The potential loss to the owner if something goes wrong during
construction (e.g. business interruption, loss of production...) is
often far greater than the cost of construction. Owners reasonably
want to hold contractors accountable for delays or other events in
the contractor's control that may affect the owner's bottom
line. But contractors reasonably don't want to take on a risk
that greatly exceeds the value associated with a particular
contract. For a time it was common to see broad exclusions of
consequential damages in industrial construction contracts.
Sophisticated contractors in Alberta were simply unwilling to
accept a risk of the magnitude likely to be associated with the
delay or shutdown of a revenue-generating asset.
Now the trend appears to be towards a more complex sharing or
allocation of risk.
Limitations (monetary caps) on consequential damages, rather
than a complete exclusion of liability for consequential damages
(alternatively, a cap on all possible damages arising from the
More elaborate definitions of risks that are or are not
excluded (e.g. instead of an exclusion clause that simply refers to
consequential or indirect damages, a more detailed listing of
excluded damages such as losses caused by business interruption,
loss of profits, loss of downstream contracts...)
More exceptions to the exclusion (Contractors: beware of the
clause that excludes liability for consequential damages, excepting
any consequential damages that are foreseeable; ask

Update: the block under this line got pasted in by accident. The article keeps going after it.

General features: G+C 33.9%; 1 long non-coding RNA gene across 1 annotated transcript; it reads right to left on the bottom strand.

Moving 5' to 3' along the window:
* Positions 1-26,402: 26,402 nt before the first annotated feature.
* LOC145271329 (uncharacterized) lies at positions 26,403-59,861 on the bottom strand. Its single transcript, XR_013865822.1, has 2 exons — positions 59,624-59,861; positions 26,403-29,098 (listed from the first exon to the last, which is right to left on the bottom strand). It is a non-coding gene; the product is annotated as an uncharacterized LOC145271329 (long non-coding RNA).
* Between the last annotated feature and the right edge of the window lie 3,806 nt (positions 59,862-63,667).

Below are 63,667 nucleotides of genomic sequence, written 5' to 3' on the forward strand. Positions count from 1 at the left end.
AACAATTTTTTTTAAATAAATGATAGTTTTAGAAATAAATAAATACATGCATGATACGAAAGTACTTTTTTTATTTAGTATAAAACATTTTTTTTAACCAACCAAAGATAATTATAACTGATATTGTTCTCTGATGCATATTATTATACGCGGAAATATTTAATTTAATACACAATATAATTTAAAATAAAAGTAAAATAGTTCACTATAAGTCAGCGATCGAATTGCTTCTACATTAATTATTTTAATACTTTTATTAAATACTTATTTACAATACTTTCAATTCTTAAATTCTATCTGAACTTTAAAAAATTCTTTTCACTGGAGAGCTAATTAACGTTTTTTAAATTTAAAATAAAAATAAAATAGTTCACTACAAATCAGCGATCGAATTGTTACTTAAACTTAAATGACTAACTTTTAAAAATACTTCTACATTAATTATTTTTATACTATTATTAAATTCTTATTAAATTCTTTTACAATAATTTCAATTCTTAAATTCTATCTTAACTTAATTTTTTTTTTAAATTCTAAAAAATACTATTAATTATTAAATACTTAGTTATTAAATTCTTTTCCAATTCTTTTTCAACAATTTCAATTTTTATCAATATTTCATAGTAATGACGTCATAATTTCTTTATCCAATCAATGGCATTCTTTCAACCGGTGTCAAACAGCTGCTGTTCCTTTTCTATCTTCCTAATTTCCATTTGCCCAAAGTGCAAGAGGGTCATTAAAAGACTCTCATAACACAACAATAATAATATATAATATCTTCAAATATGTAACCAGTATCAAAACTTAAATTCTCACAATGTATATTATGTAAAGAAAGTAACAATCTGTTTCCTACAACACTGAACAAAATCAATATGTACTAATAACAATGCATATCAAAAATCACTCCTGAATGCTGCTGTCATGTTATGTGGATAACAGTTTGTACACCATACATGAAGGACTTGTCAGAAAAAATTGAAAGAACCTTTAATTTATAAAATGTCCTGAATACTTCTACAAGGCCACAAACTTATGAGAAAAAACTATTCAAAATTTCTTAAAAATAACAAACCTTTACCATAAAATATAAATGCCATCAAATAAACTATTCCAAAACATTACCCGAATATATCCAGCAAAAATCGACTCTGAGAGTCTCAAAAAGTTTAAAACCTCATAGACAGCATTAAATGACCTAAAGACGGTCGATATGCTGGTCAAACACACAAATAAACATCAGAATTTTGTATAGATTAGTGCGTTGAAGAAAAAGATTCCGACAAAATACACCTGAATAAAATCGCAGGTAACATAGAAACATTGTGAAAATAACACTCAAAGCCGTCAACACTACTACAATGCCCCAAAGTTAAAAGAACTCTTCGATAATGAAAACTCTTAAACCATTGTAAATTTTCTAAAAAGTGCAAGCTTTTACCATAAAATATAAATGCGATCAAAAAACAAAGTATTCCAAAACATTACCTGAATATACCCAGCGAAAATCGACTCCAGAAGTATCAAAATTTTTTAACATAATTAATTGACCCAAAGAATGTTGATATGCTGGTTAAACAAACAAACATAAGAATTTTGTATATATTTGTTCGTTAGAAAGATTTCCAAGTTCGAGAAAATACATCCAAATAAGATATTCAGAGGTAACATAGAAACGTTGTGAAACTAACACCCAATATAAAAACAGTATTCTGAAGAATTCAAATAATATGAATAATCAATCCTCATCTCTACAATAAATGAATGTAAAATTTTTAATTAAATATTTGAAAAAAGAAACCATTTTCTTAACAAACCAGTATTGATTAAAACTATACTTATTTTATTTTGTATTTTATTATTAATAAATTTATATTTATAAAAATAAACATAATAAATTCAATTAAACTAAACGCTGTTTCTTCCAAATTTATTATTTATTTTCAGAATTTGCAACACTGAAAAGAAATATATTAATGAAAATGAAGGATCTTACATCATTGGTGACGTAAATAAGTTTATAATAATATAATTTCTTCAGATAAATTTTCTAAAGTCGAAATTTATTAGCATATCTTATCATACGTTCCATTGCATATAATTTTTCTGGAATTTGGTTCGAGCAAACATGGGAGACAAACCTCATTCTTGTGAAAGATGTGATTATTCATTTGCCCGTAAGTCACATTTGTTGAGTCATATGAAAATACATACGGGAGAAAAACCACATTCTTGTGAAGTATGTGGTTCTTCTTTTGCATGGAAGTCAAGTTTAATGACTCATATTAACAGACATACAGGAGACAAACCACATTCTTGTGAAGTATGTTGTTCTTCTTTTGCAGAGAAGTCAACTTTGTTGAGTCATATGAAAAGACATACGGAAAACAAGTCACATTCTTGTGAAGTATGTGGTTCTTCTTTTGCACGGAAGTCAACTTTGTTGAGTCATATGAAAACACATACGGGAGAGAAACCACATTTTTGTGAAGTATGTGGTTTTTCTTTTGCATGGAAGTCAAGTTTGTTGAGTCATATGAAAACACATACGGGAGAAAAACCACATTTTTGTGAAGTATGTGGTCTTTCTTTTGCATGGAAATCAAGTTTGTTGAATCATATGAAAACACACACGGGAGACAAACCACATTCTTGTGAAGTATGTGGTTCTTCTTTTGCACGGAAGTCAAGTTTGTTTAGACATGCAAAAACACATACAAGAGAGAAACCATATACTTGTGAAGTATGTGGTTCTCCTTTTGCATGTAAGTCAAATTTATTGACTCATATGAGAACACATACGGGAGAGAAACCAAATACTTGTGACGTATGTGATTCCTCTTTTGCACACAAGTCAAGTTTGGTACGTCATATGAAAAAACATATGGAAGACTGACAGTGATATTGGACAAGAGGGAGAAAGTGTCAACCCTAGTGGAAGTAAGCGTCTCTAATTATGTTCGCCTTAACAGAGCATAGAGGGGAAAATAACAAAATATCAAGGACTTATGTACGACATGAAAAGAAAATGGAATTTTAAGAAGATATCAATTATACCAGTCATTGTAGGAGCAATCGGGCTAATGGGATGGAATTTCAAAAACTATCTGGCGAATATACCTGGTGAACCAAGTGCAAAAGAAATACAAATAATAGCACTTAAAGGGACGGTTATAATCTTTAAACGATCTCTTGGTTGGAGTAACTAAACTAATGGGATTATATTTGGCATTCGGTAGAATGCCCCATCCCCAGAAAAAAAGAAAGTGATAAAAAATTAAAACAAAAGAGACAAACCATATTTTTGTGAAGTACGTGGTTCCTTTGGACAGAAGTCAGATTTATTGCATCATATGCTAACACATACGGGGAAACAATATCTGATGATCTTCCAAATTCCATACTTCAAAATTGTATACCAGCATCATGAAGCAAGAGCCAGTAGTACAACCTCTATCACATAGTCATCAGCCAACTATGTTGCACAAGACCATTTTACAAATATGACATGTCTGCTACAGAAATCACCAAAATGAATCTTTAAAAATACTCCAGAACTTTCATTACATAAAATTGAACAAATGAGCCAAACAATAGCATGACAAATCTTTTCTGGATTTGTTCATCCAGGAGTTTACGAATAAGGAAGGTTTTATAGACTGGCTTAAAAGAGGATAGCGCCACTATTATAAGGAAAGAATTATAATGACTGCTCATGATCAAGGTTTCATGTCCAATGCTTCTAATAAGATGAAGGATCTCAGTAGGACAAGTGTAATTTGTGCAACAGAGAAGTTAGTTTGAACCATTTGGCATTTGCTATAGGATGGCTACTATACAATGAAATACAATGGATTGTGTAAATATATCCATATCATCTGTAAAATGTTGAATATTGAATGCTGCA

yourself, is it foreseeable that a construction mishap could take
down the existing plant for a period of time? If the answer is yes,
then this exclusion clause does not protect against liability for
the very significant losses associated with such an event!)
More prevalent use of liquidated damages in industrial
construction contracts (in place of consequential damages for
delay, some form of liquidated damages may be payable, ideally in
an amount sufficient to hold the contractor accountable but not so
great as to present a risk of bankrupting the contractor).
Contract provisions excluding consequential damages are not all
the same. Now more than ever, these clauses can be very narrow or
very broad in scope and effect, and should be the subject of
deliberate review and negotiation.
The content of this article is intended to provide a general
guide to the subject matter. Specialist advice should be sought
about your specific circumstances.
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Alberta is going through a difficult economic period. These times can be challenging and while owners struggle to get their business through the rough patch, they want to preserve the assets and capital they have built up.
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